Gardening the Planet: Literature and the Reimagining of Human/Nature Relations for the Anthropocene




garden writing, human/nature relations, the Anthropocene, Jean-Jacques Rousseau, Michael Pollan


Gardening as an activity characterised by attentiveness to nature and willingness to adapt to and care for it, and the idea of gardening the planet are attracting growing interest in the context of debates on the Anthropocene. Garden writing exists in forms ranging from autobiographically framed essays describing plants and their care to prose fiction and even poetry. This article is concerned with its contribution to reimagining human/nature relations in a way which is particularly relevant in the Anthropocene: homo hortensis is a conception of humanity as an integral part of nature, dwelling actively in it and enhancing it rather than consuming or destroying it. Jean-Jacques Rousseau’s Julie or the New Heloise (1761) and Adalbert Stifter’s Indian Summer (1857–9) are examined as Early Anthropocene novels which anticipate through the gardens they depict aspects of Anthropocene thinking which find more explicit formulation in Michael Pollan’s work of nonfiction garden writing, Second Nature (1991).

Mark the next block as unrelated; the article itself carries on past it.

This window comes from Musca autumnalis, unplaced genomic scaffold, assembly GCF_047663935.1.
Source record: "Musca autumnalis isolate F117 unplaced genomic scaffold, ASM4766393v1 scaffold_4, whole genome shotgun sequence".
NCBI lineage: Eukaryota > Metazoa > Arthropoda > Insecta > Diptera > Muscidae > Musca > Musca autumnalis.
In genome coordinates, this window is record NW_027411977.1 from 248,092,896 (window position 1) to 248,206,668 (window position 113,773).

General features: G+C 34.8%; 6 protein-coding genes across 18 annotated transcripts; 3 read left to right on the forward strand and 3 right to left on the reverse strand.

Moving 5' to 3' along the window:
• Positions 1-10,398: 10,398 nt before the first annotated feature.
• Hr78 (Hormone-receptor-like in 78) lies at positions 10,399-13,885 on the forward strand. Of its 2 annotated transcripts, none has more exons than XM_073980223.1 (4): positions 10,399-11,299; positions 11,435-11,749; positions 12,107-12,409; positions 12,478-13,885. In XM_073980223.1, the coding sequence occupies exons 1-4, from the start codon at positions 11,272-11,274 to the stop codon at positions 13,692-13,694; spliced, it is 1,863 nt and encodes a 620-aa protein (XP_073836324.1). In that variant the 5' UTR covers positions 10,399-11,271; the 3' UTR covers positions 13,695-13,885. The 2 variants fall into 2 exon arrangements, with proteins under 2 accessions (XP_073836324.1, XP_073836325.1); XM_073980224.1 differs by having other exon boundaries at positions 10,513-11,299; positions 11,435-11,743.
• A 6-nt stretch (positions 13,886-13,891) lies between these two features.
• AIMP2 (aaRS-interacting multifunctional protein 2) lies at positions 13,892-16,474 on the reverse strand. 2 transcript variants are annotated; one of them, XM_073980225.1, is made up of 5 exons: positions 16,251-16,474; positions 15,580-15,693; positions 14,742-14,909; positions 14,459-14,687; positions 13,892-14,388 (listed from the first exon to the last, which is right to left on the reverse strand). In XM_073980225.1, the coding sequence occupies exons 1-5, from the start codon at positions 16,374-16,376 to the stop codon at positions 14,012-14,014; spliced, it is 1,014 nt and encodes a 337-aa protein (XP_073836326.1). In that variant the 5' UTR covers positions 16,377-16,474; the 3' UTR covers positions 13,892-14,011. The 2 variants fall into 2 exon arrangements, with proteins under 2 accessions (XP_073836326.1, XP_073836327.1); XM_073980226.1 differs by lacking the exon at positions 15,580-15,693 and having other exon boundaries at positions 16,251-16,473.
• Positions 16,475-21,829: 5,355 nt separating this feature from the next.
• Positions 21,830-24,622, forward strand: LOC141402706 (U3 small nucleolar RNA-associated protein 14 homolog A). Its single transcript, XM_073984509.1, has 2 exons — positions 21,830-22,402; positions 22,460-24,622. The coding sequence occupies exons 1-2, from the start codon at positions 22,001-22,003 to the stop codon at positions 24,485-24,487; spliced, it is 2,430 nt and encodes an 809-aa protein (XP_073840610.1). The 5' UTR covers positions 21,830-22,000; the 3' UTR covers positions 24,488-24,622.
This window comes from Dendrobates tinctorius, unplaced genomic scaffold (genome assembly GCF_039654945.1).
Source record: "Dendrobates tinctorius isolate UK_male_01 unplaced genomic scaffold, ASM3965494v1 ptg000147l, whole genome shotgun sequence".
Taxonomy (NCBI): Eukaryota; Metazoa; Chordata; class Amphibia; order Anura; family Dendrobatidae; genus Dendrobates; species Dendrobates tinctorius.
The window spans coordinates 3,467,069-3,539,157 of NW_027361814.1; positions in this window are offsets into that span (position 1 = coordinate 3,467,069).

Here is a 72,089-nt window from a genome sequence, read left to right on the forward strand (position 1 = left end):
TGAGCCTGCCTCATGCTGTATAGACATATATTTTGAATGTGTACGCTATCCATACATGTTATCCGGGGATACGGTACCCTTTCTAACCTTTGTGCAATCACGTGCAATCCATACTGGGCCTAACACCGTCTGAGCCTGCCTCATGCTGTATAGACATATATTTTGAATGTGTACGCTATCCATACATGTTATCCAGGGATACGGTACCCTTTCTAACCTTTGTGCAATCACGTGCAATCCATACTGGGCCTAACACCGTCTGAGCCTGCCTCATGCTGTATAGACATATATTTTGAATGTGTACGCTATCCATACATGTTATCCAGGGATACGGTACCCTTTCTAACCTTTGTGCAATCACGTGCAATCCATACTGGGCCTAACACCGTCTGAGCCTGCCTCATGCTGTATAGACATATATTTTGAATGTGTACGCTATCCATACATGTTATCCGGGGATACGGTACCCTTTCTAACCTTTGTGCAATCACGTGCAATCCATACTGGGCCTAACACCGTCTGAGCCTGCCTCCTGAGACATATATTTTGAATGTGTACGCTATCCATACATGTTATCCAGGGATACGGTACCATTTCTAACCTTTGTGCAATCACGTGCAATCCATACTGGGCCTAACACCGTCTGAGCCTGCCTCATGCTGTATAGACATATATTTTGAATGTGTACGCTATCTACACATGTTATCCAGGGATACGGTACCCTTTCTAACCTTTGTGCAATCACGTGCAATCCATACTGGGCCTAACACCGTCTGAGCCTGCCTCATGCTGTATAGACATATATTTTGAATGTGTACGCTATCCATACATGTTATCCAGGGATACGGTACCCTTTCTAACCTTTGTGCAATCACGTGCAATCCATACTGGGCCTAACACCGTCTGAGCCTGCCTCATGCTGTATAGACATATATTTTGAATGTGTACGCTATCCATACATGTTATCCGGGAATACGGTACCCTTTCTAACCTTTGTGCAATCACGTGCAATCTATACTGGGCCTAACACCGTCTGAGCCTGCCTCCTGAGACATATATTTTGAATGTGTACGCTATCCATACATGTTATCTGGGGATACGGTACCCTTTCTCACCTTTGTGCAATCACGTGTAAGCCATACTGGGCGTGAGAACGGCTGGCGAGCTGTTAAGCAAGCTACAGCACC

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Author Biography

Axel Goodbody, University of Bath

Axel Goodbody is Emeritus Professor of German and European Culture at the University of Bath. He studied German and French at Trinity College, Dublin. After a period teaching English language and culture as Lektor at the University of Kiel (Germany), he completed a doctorate on German nature poetry (Romantic and 20th-century). He taught at the University of Bath, UK from 1983 to 2017. His main research interests are environmental discourse, ecocritical theory, climate fiction, narratives of energy, and modern and contemporary German environmental fiction and poetry. He was a founding member of EASLCE and its first President, and Associate Editor of Ecozon@ from 2010 to 2020. He edits the Brill/ Rodopi book series 'Nature, Literature and Culture'.






Articles: Gardening (against) the Anthropocene